The Full Wiki

More info on Bob Elliott (baseball)

Bob Elliott (baseball): Wikis

Advertisements
  

Note: Many of our articles have direct quotes from sources you can cite, within the Wikipedia article! This article doesn't yet, but we're working on it! See more info or our list of citable articles.

Encyclopedia

From Wikipedia, the free encyclopedia

Bob Elliot
Third baseman / Outfielder
Born: November 26, 1916(1916-11-26)
San Diego, California
Died: May 4, 1966 (aged 49)
San Diego, California
Batted: Right Threw: Right 
MLB debut
September 2, 1939 for the Pittsburgh Pirates
Last MLB appearance
July 16, 1953 for the Chicago White Sox
Career statistics
Batting average     .289
Home runs     170
Runs batted in     1,195
Teams

As Player

As Manager

Career highlights and awards
  • 8x All-Star selection (1941, 1942, 1944, 1945, 1947, 1948, 1951)
  • 1947 NL MVP

Robert Irving Elliott (November 26, 1916 - May 4, 1966) was an American third baseman and right fielder in Major League Baseball who played most of his career with the Pittsburgh Pirates and Boston Braves. He contributed some of the happiest memories to the Braves' final Boston years, winning the 1947 National League Most Valuable Player Award and earning the nickname "Mr. Team." The following season, his power hitting helped lift Boston to its second NL pennant since 1901, the team's last before relocating to Milwaukee. He was the second major league third baseman to have five seasons of 100 runs batted in, joining Pie Traynor, and retired with the highest career slugging average (.440) of any NL third baseman. He also led the league in assists three times and in putouts and double plays twice each, and ended his career among the NL leaders in games (8th, 1262), assists (7th, 2547), total chances (10th, 4113) and double plays (4th, 231) at third base.

Born in San Francisco, California, Elliott came to the major leagues with the Pirates as an outfielder in 1939. As a right-handed batter (and thrower), his power hitting was hampered by the spacious left field at Forbes Field, but in eight years with the team he compiled more than 100 RBI three times, and he batted .315 in 1943. Manager Frankie Frisch shifted him to third base after the 1941 season, seeking to take advantage of his strong arm while compensating for his lack of speed. Exempted from World War II military service due to head injuries from being hit by a pitch in 1943, Elliott was named to the NL All-Star team in 1941, 1942, 1944 and 1945, and finished among the top ten players in the MVP voting from 1942 through 1944, placing second in the league in RBI the last two years. On July 15, 1945, he hit for the cycle. After the 1946 season, he was traded to the Braves in a lopsided deal for 37-year-old second baseman Billy Herman, who played only 15 more major league games but became the team's manager, and three other players who made a total of 127 appearances with the Pirates.

With a friendlier hitting environment at Braves Field, Elliott exceeded the 20 home run mark three times in his five years in Boston, equalling Whitey Kurowski for the most 20-HR seasons by an NL third baseman. In his 1947 MVP campaign, Elliott did not lead the NL in any offensive category; however, he batted .317 (second in the NL), with 22 home runs and 117 runs batted in, all team highs. In 1948, when the Braves won the pennant, Elliott batted .283 with 23 homers and 100 RBI and made his sixth All-Star team. He also led the major leagues with 131 walks, breaking the club record of 110 set by Billy Hamilton in 1896; it remains the franchise record. Batting cleanup, he hit .333 in the 1948 World Series, which Boston lost in six games to the Cleveland Indians; he had a pair of home runs in his first two at bats in Game 5, an 11-5 victory, and was 3 for 3 with a walk in the final 4-3 loss in Game 6.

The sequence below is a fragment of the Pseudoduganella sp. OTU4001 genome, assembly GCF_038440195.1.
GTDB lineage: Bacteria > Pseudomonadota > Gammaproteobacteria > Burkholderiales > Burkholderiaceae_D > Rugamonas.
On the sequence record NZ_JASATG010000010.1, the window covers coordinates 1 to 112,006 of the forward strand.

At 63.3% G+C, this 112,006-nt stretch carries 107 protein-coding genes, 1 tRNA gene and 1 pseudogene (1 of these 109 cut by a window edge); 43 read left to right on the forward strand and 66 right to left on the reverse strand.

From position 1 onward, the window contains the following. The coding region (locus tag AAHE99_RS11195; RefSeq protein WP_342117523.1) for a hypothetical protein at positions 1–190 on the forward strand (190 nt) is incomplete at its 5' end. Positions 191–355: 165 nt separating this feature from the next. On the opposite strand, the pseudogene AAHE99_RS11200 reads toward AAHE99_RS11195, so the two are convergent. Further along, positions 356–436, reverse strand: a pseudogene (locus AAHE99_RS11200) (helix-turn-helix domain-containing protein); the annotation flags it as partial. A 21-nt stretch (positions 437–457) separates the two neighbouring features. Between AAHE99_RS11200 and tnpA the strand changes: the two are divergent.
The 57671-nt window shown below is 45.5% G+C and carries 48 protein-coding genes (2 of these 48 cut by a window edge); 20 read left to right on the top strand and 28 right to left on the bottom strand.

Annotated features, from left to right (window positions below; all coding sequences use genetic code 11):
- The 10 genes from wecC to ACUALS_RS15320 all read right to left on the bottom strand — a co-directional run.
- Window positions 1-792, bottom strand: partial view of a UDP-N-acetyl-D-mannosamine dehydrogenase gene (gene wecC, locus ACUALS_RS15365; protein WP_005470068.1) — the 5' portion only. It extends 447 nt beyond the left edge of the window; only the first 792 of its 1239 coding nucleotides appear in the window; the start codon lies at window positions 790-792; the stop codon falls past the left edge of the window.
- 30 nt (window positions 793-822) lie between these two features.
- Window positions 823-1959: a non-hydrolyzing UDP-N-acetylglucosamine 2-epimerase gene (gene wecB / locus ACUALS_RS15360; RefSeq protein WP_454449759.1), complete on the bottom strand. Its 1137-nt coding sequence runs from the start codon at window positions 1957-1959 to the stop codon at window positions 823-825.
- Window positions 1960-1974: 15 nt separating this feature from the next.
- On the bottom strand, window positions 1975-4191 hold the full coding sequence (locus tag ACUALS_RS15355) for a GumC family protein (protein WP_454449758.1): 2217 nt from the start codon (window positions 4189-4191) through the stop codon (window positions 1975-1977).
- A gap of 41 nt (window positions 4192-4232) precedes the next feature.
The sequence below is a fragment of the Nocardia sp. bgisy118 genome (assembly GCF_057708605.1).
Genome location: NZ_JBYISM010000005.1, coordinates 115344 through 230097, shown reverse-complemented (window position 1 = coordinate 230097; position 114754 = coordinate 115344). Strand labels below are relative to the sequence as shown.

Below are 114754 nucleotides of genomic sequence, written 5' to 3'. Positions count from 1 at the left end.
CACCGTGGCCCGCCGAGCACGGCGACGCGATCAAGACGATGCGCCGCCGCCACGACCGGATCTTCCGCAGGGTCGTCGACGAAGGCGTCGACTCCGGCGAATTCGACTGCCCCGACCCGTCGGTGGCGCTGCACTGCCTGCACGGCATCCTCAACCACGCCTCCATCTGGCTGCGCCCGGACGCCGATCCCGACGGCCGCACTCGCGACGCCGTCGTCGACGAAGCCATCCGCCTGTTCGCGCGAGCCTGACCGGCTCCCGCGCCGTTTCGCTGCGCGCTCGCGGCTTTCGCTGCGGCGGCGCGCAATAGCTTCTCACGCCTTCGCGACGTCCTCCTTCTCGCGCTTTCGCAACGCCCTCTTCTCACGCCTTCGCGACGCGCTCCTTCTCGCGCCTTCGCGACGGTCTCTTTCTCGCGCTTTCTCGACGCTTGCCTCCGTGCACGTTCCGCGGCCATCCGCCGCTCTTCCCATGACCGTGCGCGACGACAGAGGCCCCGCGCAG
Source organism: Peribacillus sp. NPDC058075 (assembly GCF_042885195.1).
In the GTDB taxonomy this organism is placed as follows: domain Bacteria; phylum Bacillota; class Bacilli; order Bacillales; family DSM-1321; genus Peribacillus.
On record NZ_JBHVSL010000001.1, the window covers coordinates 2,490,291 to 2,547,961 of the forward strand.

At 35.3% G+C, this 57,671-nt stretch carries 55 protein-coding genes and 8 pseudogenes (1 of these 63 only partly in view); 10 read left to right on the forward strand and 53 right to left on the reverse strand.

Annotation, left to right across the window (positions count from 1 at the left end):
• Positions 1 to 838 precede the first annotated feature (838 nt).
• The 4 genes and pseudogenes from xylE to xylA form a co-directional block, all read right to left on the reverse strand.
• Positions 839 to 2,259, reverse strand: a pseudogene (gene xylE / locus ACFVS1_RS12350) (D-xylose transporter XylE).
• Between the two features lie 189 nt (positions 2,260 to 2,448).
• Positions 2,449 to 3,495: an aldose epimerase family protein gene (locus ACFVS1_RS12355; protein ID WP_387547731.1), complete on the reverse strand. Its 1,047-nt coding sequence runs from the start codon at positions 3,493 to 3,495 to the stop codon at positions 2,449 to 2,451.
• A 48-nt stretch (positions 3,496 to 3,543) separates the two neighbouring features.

Although his numbers declined somewhat thereafter, Elliott enjoyed productive years from 1949 through 1951, including a season batting .305 with 24 HRs and 107 RBI in 1950, his sixth 100-RBI campaign. He was named to his last All-Star squad in 1951, his final year with Boston. By the early 1950s he had broken Kurowski's NL record for career home runs at third base, though Eddie Mathews surpassed him within a few seasons. His playing career began to wind down in 1952, as he struggled with the New York Giants following an April trade, and ended after a 1953 campaign split between the St. Louis Browns and Chicago White Sox. Over 15 years (1939-53) and 1,978 games, Elliott batted .289 and collected 2,061 hits, 170 home runs, 382 doubles, 1,064 runs and 1,195 RBI. Elliott's last highlight was 2 home runs on opening day for the N. Y. Giants in 1952. His final major league game occurred on September 16, 1953 for the Chicago White Sox.

Elliott then returned to California and became a manager in the Pacific Coast League, with the San Diego Padres (1955-57) and the Sacramento Solons (1959). After a third-place finish in Sacramento, Elliott received his only major league managing opportunity when he took over the Kansas City Athletics for the 1960 season. It was bad timing; the A's were one of the weakest teams in the American League, and the team's owner, Arnold Johnson, died suddenly just before the season began. The A's won only 58 games while losing 96 (.377) in Elliott's only season at the helm. He was fired by new owner Charles O. Finley at season's end, and replaced by Joe Gordon. In 1961, Elliott was a coach for the expansion Los Angeles Angels during their maiden AL campaign.

Less than five years later, Elliott died at age 49 in San Diego after suffering a ruptured vein in his windpipe.

See also

External links

Preceded by
Harry Craft
Kansas City Athletics Manager
1960
Succeeded by
Joe Gordon
Advertisements

Advertisements






Got something to say? Make a comment.
Your name
Your email address
Message